Interventions in Committee
 
 
 
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View Rob Nicholson Profile
CPC (ON)
Again, the differences between the French and English are referring to subsection 10(1.1), All we would be doing is removing that from the English version so that it would be identical to the French version here. I'm not quite sure why that would be controversial for anyone, but there you have it. It would bring them both into line.
That's all we were trying to do with the previous one, but this is the English version of it. Okay, remove subsection 10(1.1) from there so it will be identical. This is, I think, our job. That's what we have to do.
(Amendment negatived)
(Clause 4 agreed to)
(On clause 5)
View Rob Nicholson Profile
CPC (ON)
Mr. Chair, if you don't mind, I'd like to propose a subamendment to that and I'm sure this will be well received by the committee, “That this act come into force on January 1, 2021.”
The reason for that is if this bill comes into effect in the next month or so, the pregnancy period of these cetaceans is, many times, about 18 months. If you're going to ask them to start splitting up, as they do in a place such as Marineland, where you have to start separating them all so none of them gets pregnant, that will be the law and that's fine. However, for those times that the whale or dolphin is pregnant already, they need 18 months, so we don't want to have a situation where charges are being laid because a cetacean is born 14 or 15 months from now.
That would be helpful. It wouldn't be inconsistent with the intent of the bill, but it would come into effect on January 1, 2021.
That is my subamendment.
View Rob Nicholson Profile
CPC (ON)
Let's go with three fives, Mr. Chair.
View Rob Nicholson Profile
CPC (ON)
Mr. Chair, thank you very much.
Thank you all for your testimony here. What you had to say, Dr. Graham, was very significant with respect to the extinction of a particular species here because more effort wasn't made to do what we can to help them repopulate.
Mr. Burns, you said that if a beluga whale is pregnant and gives birth after the implementation of this bill, those who are there at Marineland and other places immediately face criminal charges.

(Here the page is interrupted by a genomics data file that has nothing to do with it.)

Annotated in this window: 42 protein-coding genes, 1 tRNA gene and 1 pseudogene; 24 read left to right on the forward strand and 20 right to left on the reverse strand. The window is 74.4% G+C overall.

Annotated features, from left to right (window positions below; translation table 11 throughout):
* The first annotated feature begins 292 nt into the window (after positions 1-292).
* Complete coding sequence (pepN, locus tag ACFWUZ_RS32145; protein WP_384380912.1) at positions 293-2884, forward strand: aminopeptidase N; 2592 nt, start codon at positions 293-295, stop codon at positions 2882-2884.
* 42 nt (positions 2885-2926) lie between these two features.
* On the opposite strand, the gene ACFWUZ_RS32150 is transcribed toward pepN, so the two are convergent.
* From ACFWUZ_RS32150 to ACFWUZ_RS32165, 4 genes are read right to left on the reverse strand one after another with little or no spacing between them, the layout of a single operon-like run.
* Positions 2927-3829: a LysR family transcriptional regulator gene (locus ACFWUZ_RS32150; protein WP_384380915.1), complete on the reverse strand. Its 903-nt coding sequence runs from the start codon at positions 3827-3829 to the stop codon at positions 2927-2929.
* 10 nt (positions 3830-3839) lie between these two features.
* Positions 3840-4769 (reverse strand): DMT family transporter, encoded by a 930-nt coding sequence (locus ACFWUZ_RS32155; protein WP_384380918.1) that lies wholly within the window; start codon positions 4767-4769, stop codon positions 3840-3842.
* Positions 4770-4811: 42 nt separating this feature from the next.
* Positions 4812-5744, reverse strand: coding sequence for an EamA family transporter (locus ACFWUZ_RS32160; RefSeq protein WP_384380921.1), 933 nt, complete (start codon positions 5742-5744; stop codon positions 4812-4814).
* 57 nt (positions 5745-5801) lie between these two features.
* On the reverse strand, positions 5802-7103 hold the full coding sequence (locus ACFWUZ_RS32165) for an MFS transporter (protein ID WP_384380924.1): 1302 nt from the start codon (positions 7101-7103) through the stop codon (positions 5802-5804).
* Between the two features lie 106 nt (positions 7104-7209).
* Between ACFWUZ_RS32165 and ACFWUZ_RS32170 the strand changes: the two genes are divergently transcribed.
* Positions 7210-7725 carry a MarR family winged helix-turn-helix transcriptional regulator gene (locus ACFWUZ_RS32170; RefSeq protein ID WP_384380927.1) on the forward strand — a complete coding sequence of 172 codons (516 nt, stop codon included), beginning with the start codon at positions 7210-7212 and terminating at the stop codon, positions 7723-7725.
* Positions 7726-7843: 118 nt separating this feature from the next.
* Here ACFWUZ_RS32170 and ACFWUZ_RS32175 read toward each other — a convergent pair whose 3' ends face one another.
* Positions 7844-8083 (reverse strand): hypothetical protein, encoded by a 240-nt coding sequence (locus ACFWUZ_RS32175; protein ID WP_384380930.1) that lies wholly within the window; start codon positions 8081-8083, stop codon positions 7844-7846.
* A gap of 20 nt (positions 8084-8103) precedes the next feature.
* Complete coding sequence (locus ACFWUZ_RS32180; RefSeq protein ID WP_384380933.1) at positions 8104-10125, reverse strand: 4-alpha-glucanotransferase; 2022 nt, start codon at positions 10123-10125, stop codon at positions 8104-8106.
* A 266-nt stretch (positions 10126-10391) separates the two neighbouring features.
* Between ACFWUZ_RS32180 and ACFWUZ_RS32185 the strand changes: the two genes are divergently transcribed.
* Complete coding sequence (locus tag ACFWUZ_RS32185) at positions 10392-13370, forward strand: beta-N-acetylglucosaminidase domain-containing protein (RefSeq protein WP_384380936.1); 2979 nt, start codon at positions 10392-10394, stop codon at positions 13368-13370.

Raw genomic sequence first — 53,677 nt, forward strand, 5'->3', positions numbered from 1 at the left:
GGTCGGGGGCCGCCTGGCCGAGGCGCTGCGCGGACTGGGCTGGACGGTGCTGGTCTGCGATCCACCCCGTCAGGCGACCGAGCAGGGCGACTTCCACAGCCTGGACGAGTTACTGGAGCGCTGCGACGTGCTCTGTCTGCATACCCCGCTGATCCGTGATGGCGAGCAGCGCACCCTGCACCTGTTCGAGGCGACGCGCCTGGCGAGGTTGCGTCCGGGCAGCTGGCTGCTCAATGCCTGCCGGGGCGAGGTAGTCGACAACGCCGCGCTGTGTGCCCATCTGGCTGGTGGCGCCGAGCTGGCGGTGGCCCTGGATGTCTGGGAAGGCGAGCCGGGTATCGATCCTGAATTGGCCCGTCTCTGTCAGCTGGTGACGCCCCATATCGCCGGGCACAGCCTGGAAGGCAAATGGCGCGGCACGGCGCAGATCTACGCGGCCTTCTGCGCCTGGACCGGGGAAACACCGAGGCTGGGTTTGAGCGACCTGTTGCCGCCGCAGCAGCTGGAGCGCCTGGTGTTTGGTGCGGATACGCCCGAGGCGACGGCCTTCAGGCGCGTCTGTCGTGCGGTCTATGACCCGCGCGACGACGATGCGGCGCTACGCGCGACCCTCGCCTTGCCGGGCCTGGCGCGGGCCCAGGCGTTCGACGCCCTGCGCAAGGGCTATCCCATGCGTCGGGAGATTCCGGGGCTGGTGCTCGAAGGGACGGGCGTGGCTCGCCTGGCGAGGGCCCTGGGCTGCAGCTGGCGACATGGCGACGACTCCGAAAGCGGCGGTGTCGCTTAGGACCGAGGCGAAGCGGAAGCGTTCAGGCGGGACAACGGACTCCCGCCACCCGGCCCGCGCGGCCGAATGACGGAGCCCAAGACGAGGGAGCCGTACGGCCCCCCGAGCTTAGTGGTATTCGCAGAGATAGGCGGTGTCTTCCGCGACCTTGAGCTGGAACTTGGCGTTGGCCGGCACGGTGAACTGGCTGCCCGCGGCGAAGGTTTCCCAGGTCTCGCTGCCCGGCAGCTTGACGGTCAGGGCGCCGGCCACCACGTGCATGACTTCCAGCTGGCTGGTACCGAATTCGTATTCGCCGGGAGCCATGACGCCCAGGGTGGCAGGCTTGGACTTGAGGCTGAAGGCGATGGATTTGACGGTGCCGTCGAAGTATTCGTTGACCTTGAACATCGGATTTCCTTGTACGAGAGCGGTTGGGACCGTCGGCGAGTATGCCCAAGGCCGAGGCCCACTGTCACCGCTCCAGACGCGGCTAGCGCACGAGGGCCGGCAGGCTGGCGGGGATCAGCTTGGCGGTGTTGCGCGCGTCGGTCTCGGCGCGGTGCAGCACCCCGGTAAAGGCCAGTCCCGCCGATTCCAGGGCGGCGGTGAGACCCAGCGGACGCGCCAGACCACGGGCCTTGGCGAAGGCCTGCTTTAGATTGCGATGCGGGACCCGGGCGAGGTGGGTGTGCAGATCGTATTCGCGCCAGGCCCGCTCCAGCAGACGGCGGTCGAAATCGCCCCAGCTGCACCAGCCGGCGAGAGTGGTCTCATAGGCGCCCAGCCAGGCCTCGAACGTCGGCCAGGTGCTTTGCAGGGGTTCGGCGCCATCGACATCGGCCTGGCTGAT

If they postponed the enactment of this, how would that change? Don't these whales get pregnant on a regular basis?
View Rob Nicholson Profile
CPC (ON)
The treatment of these animals is always foremost in everybody's mind. What you're saying is that if this bill gets passed, Marineland and others would have no choice but to start separating these families. How many years have some of these families been together?
View Rob Nicholson Profile
CPC (ON)
You're saying that this bill here means that they'll have to be broken up and separated to make sure that—
A voice: It will cause stress.
Hon. Rob Nicholson: Yes, that's right.
View Rob Nicholson Profile
CPC (ON)
In your previous testimony, you said, “Marineland continues to evolve. It's committed to evolving.” Could you please elaborate on that for us?
View Rob Nicholson Profile
CPC (ON)
When you testified about this bill here, you said what a disaster it would be. You elaborated in a number of different ways on that.
The bill has been changed in some ways over the last couple of years or so. Does this alleviate any of your concerns?
View Rob Nicholson Profile
CPC (ON)
Not only unconstitutional, but the implications of the Criminal Code and the possibility of charges that—
View Rob Nicholson Profile
CPC (ON)
Well, I would hope, Mr. Chairman, that we could have that individual, that former prosecutor, testify. We've just started the testimony on this bill here, so that's—
View Rob Nicholson Profile
CPC (ON)
—one of the suggestions I'd like to make, because I don't think we're in any hurry to—
This is it? We only have one day?
View Rob Nicholson Profile
CPC (ON)
Thank you very much, and thank you, Minister and all those with you here today.
Minister, you have a very busy portfolio, I have to say. You've been in this portfolio for, I think, about a year and a half now, and there is lots going on.
You did talk in your opening statement—and I wanted to go to that first—about the Phoenix pay backlog. It seemed to me that you have, I think you said, about $25 million as part of these estimates to work on this.
I'll tell you what concerns me. It's an article I saw just a couple of days ago. It was reported on CBC that there was a document “prepared in August 2018 for a deputy minister in Employment and Social Development Canada (ESDC) ahead of a meeting with the Treasury Board official in charge of helping find a system to replace Phoenix.” It says, “As the federal government forges ahead to replace the Phoenix payroll system, internal documents obtained by CBC News through access to information suggest clearing the backlog could take another three to five years,” and then it goes on to say that it actually “could take 10 or more years for the system to achieve 'overall stability'.”
It's one thing to be waiting 10 years for the rehabilitation of one of our Parliament Buildings, but this Phoenix estimate seems way out of line. Don't you agree? I mean, three to five years.... Many of these employees have suffered enough, and I'm sure you've heard from them, just as I have. It has to be very discouraging to see that report. What are your thoughts on that?
View Rob Nicholson Profile
CPC (ON)
That is somewhat reassuring.
People have approached me about problems with either getting paid or having been overpaid and then having problems with their taxes. Do you have people within the department who can look at one of these issues, see how to fix it and send out a cheque?
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